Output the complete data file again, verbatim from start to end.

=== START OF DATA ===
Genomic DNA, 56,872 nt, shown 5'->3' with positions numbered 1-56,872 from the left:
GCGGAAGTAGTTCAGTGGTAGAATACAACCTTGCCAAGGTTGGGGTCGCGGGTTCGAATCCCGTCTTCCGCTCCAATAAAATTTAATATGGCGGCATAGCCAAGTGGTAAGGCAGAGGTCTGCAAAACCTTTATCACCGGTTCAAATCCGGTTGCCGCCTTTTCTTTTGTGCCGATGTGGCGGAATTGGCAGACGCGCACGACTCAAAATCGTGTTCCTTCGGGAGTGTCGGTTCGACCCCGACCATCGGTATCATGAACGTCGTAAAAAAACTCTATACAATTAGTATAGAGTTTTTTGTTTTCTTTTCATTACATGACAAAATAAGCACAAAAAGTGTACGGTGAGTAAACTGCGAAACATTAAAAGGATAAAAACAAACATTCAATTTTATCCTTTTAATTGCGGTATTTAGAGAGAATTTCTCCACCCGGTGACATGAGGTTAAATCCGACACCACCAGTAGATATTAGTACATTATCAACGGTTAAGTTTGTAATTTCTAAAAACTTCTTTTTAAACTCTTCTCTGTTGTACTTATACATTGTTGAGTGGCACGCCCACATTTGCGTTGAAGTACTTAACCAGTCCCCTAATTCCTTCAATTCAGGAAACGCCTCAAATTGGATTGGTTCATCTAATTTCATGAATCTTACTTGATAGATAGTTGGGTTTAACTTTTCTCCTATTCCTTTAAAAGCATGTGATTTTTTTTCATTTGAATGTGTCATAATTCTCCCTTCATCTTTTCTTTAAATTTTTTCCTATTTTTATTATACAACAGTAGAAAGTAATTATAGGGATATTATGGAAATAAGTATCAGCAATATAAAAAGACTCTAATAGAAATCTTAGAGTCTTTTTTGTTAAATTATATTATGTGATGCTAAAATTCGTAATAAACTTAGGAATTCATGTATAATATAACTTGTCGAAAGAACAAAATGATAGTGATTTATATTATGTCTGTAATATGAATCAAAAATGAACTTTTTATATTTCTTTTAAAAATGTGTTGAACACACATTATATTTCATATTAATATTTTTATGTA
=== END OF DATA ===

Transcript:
Genomic DNA, 56,872 nt, shown 5'->3' with positions numbered 1-56,872 from the left:
GCGGAAGTAGTTCAGTGGTAGAATACAACCTTGCCAAGGTTGGGGTCGCGGGTTCGAATCCCGTCTTCCGCTCCAATAAAATTTAATATGGCGGCATAGCCAAGTGGTAAGGCAGAGGTCTGCAAAACCTTTATCACCGGTTCAAATCCGGTTGCCGCCTTTTCTTTTGTGCCGATGTGGCGGAATTGGCAGACGCGCACGACTCAAAATCGTGTTCCTTCGGGAGTGTCGGTTCGACCCCGACCATCGGTATCATGAACGTCGTAAAAAAACTCTATACAATTAGTATAGAGTTTTTTGTTTTCTTTTCATTACATGACAAAATAAGCACAAAAAGTGTACGGTGAGTAAACTGCGAAACATTAAAAGGATAAAAACAAACATTCAATTTTATCCTTTTAATTGCGGTATTTAGAGAGAATTTCTCCACCCGGTGACATGAGGTTAAATCCGACACCACCAGTAGATATTAGTACATTATCAACGGTTAAGTTTGTAATTTCTAAAAACTTCTTTTTAAACTCTTCTCTGTTGTACTTATACATTGTTGAGTGGCACGCCCACATTTGCGTTGAAGTACTTAACCAGTCCCCTAATTCCTTCAATTCAGGAAACGCCTCAAATTGGATTGGTTCATCTAATTTCATGAATCTTACTTGATAGATAGTTGGGTTTAACTTTTCTCCTATTCCTTTAAAAGCATGTGATTTTTTTTCATTTGAATGTGTCATAATTCTCCCTTCATCTTTTCTTTAAATTTTTTCCTATTTTTATTATACAACAGTAGAAAGTAATTATAGGGATATTATGGAAATAAGTATCAGCAATATAAAAAGACTCTAATAGAAATCTTAGAGTCTTTTTTGTTAAATTATATTATGTGATGCTAAAATTCGTAATAAACTTAGGAATTCATGTATAATATAACTTGTCGAAAGAACAAAATGATAGTGATTTATATTATGTCTGTAATATGAATCAAAAATGAACTTTTTATATTTCTTTTAAAAATGTGTTGAACACACATTATATTTCATATTAATATTTTTATGTA